Since the not-a-yoke only rotates about 270 degrees, the steering rack responds aggressively to driver inputs at low speeds, eliminating shuffle-steering when performing U-turns and parking maneuvers. As vehicle speed increases, steering response goes down for stability, with the same inputs resulting in less yaw.
The net effect of this techno-wizardry is a steering system that requires far less effort at low speeds – no hand-over-hand panic when pulling into tight spaces or turning around in front of traffic – but still maintains a sense of straight-ahead stability on the freeway. I was deeply skeptical that the steer-by-wire system would feel intuitive and normal, but I was wrong. Within a few minutes, the fast-when-slow/slow-when-fast steering becomes downright fun, with zero intimidation factor. This isn’t the industry’s first application of steering by wire, but it’s almost certainly the best.
Putting On The Ritz
Relative to the RX, the shorter front overhang and cab-forward design give the RZ a modern stance, and Lexus’ corporate front end looks better here than it does on the nose-heavy RX. The front fascia contours to a pinch between the headlights before swelling out over the hood and front fenders, which is how the company will adapt its bold “spindle” design scheme for an electric, grille-less future.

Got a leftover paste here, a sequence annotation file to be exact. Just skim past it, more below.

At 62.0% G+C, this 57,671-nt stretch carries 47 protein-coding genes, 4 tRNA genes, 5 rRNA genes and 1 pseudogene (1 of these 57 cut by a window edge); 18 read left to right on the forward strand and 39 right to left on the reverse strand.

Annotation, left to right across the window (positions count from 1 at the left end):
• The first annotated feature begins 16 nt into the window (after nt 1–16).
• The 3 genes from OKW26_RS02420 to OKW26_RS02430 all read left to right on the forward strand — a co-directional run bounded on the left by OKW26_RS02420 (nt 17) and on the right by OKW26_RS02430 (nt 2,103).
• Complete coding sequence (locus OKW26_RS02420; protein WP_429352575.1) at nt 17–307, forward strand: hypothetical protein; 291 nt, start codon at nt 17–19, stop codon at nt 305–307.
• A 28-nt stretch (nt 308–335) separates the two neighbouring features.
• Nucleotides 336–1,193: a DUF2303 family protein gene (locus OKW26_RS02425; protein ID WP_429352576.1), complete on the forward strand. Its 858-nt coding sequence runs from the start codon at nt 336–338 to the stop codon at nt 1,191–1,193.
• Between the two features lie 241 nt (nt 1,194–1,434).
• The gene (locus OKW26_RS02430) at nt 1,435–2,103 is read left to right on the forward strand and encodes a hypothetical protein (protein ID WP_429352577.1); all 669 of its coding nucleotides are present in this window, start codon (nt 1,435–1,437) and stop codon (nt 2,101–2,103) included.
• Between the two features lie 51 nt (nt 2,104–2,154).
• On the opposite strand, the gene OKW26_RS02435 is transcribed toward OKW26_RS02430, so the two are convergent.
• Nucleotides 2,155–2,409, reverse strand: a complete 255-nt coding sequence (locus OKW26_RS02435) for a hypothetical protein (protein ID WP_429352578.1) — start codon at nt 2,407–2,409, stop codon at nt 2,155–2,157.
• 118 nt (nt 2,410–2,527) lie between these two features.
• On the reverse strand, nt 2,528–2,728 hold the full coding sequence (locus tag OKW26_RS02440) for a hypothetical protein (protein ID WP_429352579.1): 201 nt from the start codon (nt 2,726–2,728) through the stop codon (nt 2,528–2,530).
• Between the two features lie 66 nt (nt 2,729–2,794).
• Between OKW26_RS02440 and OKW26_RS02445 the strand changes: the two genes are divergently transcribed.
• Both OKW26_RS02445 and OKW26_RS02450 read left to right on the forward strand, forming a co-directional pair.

Otherwise, the styling is very similar to that of other Lexus crossovers, with flowing body contours, L-shaped taillights, and a scripted wordmark across the rear hatch. If you’re the type who wants more flash from your family car, Lexus will happily option your RZ with two-tone paint featuring a black hood and upper body structure. But in my opinion, the EV looks best in the pale blue, single-tone Ether paint scheme.
The cabin of the RZ feels familiar thanks to its fine 14.3-inch touchscreen running Lexus Interface infotainment, but look closer and some novel features appear. The RZ’s low passenger-side dash alleviates claustrophobia, as does the floating center console with storage – a necessity since the available under-dash radiant heaters preclude a conventional glovebox. Improving efficiency by providing direct heat to the driver and front passenger, the radiators do their job well, keeping your core toasty-warm without using the less efficient, diffuse HVAC heater.
The design is great, especially since the cabin is rendered in such pleasant materials. The RZ 450e Premium gets NuLuxe faux leather seats, while the Luxury gets microfiber suede upholstery, and a supple NuLuxe steering wheel and microfiber door panels make an appearance on both. Soft-touch plastics are everywhere your hands will regularly fall, with hard surfaces showing up at knee level and below. The supportive and comfortable front seats leave little to be desired, and the spacious rear compartment is let down only by a high floor – a necessity for the 71.4-kilowatt-hour battery.
So Many Flies, So Little Ointment